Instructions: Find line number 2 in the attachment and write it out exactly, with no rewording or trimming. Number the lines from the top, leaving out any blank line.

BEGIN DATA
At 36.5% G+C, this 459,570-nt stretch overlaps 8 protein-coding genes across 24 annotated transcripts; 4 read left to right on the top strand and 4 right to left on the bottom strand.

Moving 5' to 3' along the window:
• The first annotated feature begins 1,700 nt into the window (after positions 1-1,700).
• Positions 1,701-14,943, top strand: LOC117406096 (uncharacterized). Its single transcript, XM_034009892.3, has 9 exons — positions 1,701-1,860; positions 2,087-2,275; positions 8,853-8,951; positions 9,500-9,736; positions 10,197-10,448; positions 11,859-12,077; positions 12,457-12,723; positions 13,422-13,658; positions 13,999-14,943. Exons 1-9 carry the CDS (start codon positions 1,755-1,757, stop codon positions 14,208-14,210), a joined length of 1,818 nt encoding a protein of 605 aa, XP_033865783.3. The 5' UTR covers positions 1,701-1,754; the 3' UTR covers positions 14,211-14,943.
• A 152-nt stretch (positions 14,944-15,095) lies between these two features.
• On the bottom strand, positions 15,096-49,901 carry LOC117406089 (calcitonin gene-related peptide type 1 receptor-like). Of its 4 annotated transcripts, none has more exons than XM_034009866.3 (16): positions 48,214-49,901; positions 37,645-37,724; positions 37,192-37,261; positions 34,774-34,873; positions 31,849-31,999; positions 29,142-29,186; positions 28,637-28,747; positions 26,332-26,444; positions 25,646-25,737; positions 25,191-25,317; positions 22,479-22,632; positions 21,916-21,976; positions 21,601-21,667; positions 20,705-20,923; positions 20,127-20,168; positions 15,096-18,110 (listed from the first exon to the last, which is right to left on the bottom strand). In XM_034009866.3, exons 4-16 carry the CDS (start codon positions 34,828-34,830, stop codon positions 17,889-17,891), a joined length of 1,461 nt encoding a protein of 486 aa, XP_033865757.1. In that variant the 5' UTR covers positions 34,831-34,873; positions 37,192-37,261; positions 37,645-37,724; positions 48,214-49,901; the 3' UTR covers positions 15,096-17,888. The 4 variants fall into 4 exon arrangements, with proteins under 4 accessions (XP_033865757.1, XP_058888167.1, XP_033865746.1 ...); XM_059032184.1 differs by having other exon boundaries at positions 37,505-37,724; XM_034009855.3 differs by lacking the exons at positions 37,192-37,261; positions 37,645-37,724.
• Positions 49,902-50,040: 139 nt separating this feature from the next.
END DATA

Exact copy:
Moving 5' to 3' along the window: